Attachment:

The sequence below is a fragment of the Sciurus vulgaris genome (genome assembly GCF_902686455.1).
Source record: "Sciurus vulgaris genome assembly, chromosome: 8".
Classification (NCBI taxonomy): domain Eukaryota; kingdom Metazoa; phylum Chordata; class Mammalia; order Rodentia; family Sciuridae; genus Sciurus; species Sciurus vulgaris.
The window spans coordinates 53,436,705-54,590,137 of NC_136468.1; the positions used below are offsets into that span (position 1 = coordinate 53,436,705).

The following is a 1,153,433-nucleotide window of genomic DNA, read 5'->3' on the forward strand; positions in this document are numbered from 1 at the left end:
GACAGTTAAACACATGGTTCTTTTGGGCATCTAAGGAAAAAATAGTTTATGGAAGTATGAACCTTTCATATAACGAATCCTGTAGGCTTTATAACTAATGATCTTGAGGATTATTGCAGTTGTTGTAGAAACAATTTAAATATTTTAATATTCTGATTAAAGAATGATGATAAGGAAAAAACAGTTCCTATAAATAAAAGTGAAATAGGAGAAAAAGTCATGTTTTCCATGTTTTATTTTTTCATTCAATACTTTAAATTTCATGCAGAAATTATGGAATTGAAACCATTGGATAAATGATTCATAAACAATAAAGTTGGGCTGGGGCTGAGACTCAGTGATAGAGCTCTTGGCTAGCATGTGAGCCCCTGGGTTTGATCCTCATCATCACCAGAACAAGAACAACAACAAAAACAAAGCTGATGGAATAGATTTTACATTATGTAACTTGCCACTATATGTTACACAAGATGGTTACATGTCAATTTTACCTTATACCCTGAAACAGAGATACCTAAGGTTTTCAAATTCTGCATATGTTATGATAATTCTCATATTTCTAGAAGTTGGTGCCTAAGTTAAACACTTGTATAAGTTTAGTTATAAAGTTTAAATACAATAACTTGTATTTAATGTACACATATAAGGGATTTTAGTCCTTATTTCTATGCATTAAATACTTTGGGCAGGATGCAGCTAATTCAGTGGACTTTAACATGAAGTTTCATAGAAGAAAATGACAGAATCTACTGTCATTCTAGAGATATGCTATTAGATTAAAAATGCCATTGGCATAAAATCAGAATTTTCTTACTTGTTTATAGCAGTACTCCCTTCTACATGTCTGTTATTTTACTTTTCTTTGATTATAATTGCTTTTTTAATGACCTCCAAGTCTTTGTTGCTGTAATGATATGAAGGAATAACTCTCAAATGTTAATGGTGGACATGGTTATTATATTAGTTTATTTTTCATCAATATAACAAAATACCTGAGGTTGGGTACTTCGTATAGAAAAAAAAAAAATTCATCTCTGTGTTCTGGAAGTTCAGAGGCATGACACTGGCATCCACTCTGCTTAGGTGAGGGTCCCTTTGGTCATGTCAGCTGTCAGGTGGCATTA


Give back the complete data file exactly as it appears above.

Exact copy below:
The sequence below is a fragment of the Sciurus vulgaris genome (genome assembly GCF_902686455.1).
Source record: "Sciurus vulgaris genome assembly, chromosome: 8".
Classification (NCBI taxonomy): domain Eukaryota; kingdom Metazoa; phylum Chordata; class Mammalia; order Rodentia; family Sciuridae; genus Sciurus; species Sciurus vulgaris.
The window spans coordinates 53,436,705-54,590,137 of NC_136468.1; the positions used below are offsets into that span (position 1 = coordinate 53,436,705).

The following is a 1,153,433-nucleotide window of genomic DNA, read 5'->3' on the forward strand; positions in this document are numbered from 1 at the left end:
GACAGTTAAACACATGGTTCTTTTGGGCATCTAAGGAAAAAATAGTTTATGGAAGTATGAACCTTTCATATAACGAATCCTGTAGGCTTTATAACTAATGATCTTGAGGATTATTGCAGTTGTTGTAGAAACAATTTAAATATTTTAATATTCTGATTAAAGAATGATGATAAGGAAAAAACAGTTCCTATAAATAAAAGTGAAATAGGAGAAAAAGTCATGTTTTCCATGTTTTATTTTTTCATTCAATACTTTAAATTTCATGCAGAAATTATGGAATTGAAACCATTGGATAAATGATTCATAAACAATAAAGTTGGGCTGGGGCTGAGACTCAGTGATAGAGCTCTTGGCTAGCATGTGAGCCCCTGGGTTTGATCCTCATCATCACCAGAACAAGAACAACAACAAAAACAAAGCTGATGGAATAGATTTTACATTATGTAACTTGCCACTATATGTTACACAAGATGGTTACATGTCAATTTTACCTTATACCCTGAAACAGAGATACCTAAGGTTTTCAAATTCTGCATATGTTATGATAATTCTCATATTTCTAGAAGTTGGTGCCTAAGTTAAACACTTGTATAAGTTTAGTTATAAAGTTTAAATACAATAACTTGTATTTAATGTACACATATAAGGGATTTTAGTCCTTATTTCTATGCATTAAATACTTTGGGCAGGATGCAGCTAATTCAGTGGACTTTAACATGAAGTTTCATAGAAGAAAATGACAGAATCTACTGTCATTCTAGAGATATGCTATTAGATTAAAAATGCCATTGGCATAAAATCAGAATTTTCTTACTTGTTTATAGCAGTACTCCCTTCTACATGTCTGTTATTTTACTTTTCTTTGATTATAATTGCTTTTTTAATGACCTCCAAGTCTTTGTTGCTGTAATGATATGAAGGAATAACTCTCAAATGTTAATGGTGGACATGGTTATTATATTAGTTTATTTTTCATCAATATAACAAAATACCTGAGGTTGGGTACTTCGTATAGAAAAAAAAAAAATTCATCTCTGTGTTCTGGAAGTTCAGAGGCATGACACTGGCATCCACTCTGCTTAGGTGAGGGTCCCTTTGGTCATGTCAGCTGTCAGGTGGCATTA